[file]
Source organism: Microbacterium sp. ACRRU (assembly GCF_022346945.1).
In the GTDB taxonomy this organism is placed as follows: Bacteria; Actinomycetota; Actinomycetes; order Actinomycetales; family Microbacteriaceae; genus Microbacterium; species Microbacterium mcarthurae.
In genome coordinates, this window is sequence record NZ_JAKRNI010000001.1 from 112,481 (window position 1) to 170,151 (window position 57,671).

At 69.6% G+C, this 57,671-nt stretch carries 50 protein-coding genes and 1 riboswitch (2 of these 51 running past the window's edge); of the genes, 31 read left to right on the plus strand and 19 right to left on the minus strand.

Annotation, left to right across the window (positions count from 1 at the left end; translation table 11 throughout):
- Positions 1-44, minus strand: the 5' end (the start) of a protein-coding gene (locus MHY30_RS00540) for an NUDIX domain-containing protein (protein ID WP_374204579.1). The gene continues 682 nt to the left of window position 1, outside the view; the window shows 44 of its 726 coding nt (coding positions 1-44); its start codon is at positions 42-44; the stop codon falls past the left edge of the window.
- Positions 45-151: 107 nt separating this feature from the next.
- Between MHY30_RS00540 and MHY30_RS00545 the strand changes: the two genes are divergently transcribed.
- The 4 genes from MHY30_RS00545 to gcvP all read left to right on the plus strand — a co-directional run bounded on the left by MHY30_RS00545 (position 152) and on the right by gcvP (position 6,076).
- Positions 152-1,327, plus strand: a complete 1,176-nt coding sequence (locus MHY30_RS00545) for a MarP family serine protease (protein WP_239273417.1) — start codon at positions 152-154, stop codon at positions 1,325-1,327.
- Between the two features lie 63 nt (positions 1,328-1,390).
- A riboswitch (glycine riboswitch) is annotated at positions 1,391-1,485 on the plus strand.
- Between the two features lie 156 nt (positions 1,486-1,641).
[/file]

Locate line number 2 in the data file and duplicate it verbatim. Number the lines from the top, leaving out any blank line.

In the GTDB taxonomy this organism is placed as follows: Bacteria; Actinomycetota; Actinomycetes; order Actinomycetales; family Microbacteriaceae; genus Microbacterium; species Microbacterium mcarthurae.